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Kaziranga Tiger Reserve

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Kaziranga Tiger Reserve

Kaziranga National Park
IUCN category II (national park)
Kaziranga is the most important stronghold for the Indian Rhinoceros
Location Golaghat and Nagaon districts, Assam, India
Nearest city Jorhat, Tezpur
Coordinates
Area 430 square kilometres (170 sq mi)
Established 1905
Governing body Government of India, Government of Assam
Official name: Kaziranga National Park
Type: Natural
Criteria: ix, x
Designated: 1985 (9th session)
Reference No. 337
State Party: India
Region: Asia-Pacific

Kaziranga National Park (Assamese: কাজিৰঙা ৰাষ্ট্ৰীয় উদ্যান, Kazirônga Rastriyô Udyan, pronounced  ( )) is a national park in the Golaghat and Nagaon districts of the state of Assam, India. A World Heritage Site, the park hosts two-thirds of the world's Great One-horned Rhinoceroses.[1] Kaziranga boasts the highest density of tigers among protected areas in the world and was declared a Tiger Reserve in 2006. The park is home to large breeding populations of elephants, wild water buffalo, and swamp deer.[2] Kaziranga is recognized as an Important Bird Area by Birdlife International for conservation of avifaunal species. Compared to other protected areas in India, Kaziranga has achieved notable success in wildlife conservation. Located on the edge of the Eastern Himalaya biodiversity hotspot, the park combines high species diversity and visibility.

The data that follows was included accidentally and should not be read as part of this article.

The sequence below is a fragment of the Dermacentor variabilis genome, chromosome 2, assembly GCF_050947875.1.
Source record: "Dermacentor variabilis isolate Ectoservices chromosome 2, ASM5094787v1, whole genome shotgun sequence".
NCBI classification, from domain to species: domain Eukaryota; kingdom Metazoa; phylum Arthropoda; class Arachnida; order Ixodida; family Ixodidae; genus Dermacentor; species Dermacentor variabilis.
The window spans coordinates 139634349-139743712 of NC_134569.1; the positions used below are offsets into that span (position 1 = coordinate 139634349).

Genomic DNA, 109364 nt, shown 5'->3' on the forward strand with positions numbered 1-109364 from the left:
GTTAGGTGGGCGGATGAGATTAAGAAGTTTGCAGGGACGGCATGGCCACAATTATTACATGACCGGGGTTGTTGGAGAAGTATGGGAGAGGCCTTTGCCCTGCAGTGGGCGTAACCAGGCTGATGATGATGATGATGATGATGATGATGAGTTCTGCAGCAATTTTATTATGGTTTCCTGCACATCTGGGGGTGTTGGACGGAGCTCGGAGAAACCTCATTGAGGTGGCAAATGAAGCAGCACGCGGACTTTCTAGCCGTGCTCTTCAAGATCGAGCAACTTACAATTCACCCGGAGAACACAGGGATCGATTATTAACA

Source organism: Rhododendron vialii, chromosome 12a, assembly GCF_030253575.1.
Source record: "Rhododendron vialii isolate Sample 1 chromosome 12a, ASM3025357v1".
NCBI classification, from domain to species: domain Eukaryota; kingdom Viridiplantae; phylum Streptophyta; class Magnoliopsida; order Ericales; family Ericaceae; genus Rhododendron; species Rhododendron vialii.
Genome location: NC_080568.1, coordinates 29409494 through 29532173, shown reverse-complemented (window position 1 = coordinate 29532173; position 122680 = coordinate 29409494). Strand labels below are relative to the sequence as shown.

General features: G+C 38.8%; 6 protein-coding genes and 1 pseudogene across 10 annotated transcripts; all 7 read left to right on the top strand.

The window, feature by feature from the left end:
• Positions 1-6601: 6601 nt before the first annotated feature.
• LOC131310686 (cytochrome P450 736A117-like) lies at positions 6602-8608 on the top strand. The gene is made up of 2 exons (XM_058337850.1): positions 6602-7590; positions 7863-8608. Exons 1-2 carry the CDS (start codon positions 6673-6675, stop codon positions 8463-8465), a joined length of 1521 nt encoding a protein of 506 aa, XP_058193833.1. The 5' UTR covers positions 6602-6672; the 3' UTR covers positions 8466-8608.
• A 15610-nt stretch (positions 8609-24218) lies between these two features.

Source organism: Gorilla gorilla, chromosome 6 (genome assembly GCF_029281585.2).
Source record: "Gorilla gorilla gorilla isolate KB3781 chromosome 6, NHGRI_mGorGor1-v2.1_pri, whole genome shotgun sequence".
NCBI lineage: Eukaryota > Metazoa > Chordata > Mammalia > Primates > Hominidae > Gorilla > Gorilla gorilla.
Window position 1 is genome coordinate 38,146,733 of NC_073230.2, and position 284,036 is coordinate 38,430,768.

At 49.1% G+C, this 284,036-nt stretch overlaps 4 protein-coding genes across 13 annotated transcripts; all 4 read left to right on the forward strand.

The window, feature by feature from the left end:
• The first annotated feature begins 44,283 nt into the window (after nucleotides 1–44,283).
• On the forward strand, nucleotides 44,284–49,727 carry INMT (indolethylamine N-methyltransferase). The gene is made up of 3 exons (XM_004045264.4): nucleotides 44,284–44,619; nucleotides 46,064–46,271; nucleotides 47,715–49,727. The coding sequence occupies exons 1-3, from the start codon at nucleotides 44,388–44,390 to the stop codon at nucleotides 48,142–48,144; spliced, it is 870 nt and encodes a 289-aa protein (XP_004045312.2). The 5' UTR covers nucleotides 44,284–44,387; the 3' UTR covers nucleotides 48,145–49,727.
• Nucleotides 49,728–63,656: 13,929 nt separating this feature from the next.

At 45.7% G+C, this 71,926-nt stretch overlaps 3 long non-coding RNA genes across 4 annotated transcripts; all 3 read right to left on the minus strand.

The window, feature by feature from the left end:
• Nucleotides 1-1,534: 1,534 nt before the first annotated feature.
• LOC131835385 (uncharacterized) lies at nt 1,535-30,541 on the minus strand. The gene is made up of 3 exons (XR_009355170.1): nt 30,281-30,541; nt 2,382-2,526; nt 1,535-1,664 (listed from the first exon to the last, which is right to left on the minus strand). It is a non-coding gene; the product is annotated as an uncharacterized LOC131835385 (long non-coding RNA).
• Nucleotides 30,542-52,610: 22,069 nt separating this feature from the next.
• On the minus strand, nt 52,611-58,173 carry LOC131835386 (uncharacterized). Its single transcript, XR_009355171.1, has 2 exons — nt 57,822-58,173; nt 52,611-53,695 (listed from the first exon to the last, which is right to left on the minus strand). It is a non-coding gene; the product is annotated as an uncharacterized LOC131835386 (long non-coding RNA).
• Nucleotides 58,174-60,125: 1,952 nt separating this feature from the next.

Kaziranga is a vast expanse of tall elephant grass, marshland, and dense tropical moist broadleaf forests, crisscrossed by four major rivers, including the Brahmaputra, and the park includes numerous small bodies of water. Kaziranga has been the theme of several books, songs, and documentaries. The park celebrated its centennial in 2005 after its establishment in 1905 as a reserve forest.

History

Mary Curzon, Baroness Curzon of Kedleston and her husband are credited with starting the movement to protect this area

The history of Kaziranga as a protected area can be traced back to 1904, when Mary Curzon, Baroness Curzon of Kedleston, the wife of the Viceroy of India, Lord Curzon of Kedleston, visited the area. After failing to see a single rhinoceros, for which the area was renowned, she persuaded her husband to take urgent measures to protect the dwindling species which he did by initiating planning for their protection.[3] On 1 June 1905, the Kaziranga Proposed Reserve Forest was created with an area of 232 km2 (90 sq mi).[4]

Over the next three years, the park area was extended by 152 km2 (59 sq mi), to the banks of the Brahmaputra River.[5] In 1908, Kaziranga was designated a Reserve Forest. In 1916, it was redesignated as a game sanctuary—The Kaziranga Game Sanctuary—and remained so till 1938, when hunting was prohibited and visitors were permitted to enter the park.

The Kaziranga Game Sanctuary was renamed the Kaziranga Wildlife Sanctuary in 1950 by P. D. Stracey, the forest conservationist, in order to rid the name of hunting connotations. In 1954, the government of Assam passed the Assam (Rhinoceros) Bill, which imposed heavy penalties for rhinoceros poaching. Fourteen years later, in 1968, the state government passed the Assam National Park Act of 1968, declaring Kaziranga a designated national park. The 430 km2 (166 sq mi) park was given official status by the central government on 11 February 1974. In 1985, Kaziranga was declared a World Heritage Site by UNESCO for its unique natural environment.